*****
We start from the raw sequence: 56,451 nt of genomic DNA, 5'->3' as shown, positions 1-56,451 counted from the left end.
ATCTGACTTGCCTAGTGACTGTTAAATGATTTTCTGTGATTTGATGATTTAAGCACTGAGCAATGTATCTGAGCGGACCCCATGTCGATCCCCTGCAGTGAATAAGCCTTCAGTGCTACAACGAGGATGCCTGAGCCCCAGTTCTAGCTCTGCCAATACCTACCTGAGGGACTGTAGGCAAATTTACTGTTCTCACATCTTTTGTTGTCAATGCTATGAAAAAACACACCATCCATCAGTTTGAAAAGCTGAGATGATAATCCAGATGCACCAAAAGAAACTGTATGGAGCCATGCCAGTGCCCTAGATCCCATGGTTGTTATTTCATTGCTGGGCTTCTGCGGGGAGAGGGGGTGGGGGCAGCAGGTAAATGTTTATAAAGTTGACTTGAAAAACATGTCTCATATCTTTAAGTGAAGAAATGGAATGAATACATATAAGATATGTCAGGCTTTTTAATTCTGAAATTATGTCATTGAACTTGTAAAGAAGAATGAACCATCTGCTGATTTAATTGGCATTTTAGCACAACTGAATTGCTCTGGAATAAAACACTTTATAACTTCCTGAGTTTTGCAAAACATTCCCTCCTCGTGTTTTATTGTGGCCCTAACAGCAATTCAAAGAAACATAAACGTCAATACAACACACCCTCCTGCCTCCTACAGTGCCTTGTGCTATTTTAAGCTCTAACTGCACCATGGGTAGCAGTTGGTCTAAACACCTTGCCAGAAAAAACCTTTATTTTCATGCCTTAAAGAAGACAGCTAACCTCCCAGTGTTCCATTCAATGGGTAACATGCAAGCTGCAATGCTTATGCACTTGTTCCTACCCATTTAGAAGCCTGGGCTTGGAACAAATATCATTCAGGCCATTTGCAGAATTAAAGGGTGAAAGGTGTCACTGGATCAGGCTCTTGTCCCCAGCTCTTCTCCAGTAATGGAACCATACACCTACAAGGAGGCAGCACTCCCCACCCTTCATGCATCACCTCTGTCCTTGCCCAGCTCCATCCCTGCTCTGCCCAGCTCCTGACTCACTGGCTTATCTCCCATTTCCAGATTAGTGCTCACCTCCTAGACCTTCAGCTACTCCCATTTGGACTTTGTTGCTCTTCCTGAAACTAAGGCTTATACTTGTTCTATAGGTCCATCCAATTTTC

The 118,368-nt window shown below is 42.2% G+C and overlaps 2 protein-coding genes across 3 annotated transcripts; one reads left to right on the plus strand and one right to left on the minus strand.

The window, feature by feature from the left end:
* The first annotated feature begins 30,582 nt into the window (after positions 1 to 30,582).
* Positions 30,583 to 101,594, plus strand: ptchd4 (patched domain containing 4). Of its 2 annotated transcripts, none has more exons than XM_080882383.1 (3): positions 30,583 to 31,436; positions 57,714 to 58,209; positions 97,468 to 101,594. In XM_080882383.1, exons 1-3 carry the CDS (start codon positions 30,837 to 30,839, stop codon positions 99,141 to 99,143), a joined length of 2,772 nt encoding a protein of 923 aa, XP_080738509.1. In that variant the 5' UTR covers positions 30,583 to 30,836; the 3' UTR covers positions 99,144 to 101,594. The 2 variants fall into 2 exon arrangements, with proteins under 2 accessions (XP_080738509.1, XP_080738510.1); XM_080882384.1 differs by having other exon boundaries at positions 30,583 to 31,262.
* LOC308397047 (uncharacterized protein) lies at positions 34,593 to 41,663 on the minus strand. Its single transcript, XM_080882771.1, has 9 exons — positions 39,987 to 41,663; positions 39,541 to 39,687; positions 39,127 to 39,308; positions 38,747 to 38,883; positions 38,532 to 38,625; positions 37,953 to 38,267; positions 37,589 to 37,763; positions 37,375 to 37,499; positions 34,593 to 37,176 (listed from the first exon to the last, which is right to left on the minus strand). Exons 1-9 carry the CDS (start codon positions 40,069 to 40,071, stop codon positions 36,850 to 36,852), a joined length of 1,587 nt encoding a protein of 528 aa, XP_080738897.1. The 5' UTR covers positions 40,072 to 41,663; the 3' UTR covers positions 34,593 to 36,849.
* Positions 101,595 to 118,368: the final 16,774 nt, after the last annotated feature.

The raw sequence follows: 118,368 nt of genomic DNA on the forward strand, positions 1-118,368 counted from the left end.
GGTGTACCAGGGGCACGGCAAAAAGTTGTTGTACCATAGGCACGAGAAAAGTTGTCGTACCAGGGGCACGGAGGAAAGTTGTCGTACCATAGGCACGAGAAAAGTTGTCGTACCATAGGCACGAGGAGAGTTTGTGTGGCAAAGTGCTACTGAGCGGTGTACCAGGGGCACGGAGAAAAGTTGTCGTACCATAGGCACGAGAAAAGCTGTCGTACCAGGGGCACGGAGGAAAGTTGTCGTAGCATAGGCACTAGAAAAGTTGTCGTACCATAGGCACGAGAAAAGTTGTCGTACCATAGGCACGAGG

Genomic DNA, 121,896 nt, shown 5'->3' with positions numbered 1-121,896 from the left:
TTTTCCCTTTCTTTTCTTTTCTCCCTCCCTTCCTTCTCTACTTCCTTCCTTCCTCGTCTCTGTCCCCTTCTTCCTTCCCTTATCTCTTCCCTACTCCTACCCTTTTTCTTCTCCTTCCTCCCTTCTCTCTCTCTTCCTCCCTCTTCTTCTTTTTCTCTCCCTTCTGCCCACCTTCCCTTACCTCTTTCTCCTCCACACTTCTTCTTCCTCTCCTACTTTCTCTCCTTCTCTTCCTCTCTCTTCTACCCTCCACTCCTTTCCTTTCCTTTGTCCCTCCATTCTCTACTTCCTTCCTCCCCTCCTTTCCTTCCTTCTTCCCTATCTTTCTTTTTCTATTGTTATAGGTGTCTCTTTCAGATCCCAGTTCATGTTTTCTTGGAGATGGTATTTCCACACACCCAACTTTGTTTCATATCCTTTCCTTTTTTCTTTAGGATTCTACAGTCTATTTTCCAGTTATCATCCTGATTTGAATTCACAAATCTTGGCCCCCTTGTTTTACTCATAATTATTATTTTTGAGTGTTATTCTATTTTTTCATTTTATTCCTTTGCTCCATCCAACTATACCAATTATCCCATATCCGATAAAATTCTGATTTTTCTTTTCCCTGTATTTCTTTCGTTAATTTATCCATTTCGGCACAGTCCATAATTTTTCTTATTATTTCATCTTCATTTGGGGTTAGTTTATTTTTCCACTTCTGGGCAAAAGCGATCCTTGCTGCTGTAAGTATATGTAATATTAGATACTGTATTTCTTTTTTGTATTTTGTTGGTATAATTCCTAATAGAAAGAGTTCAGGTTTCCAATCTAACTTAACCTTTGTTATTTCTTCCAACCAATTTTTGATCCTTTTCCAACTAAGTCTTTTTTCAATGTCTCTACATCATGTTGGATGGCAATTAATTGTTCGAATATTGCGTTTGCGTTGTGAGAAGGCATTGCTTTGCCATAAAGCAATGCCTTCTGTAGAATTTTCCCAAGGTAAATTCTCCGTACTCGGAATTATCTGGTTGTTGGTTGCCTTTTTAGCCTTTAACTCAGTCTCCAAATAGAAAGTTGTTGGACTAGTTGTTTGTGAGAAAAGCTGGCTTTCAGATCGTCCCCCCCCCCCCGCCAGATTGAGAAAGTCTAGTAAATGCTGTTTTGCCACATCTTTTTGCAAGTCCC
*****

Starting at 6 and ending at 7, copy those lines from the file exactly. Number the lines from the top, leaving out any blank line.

* Positions 30,583 to 101,594, plus strand: ptchd4 (patched domain containing 4). Of its 2 annotated transcripts, none has more exons than XM_080882383.1 (3): positions 30,583 to 31,436; positions 57,714 to 58,209; positions 97,468 to 101,594. In XM_080882383.1, exons 1-3 carry the CDS (start codon positions 30,837 to 30,839, stop codon positions 99,141 to 99,143), a joined length of 2,772 nt encoding a protein of 923 aa, XP_080738509.1. In that variant the 5' UTR covers positions 30,583 to 30,836; the 3' UTR covers positions 99,144 to 101,594. The 2 variants fall into 2 exon arrangements, with proteins under 2 accessions (XP_080738509.1, XP_080738510.1); XM_080882384.1 differs by having other exon boundaries at positions 30,583 to 31,262.
* LOC308397047 (uncharacterized protein) lies at positions 34,593 to 41,663 on the minus strand. Its single transcript, XM_080882771.1, has 9 exons — positions 39,987 to 41,663; positions 39,541 to 39,687; positions 39,127 to 39,308; positions 38,747 to 38,883; positions 38,532 to 38,625; positions 37,953 to 38,267; positions 37,589 to 37,763; positions 37,375 to 37,499; positions 34,593 to 37,176 (listed from the first exon to the last, which is right to left on the minus strand). Exons 1-9 carry the CDS (start codon positions 40,069 to 40,071, stop codon positions 36,850 to 36,852), a joined length of 1,587 nt encoding a protein of 528 aa, XP_080738897.1. The 5' UTR covers positions 40,072 to 41,663; the 3' UTR covers positions 34,593 to 36,849.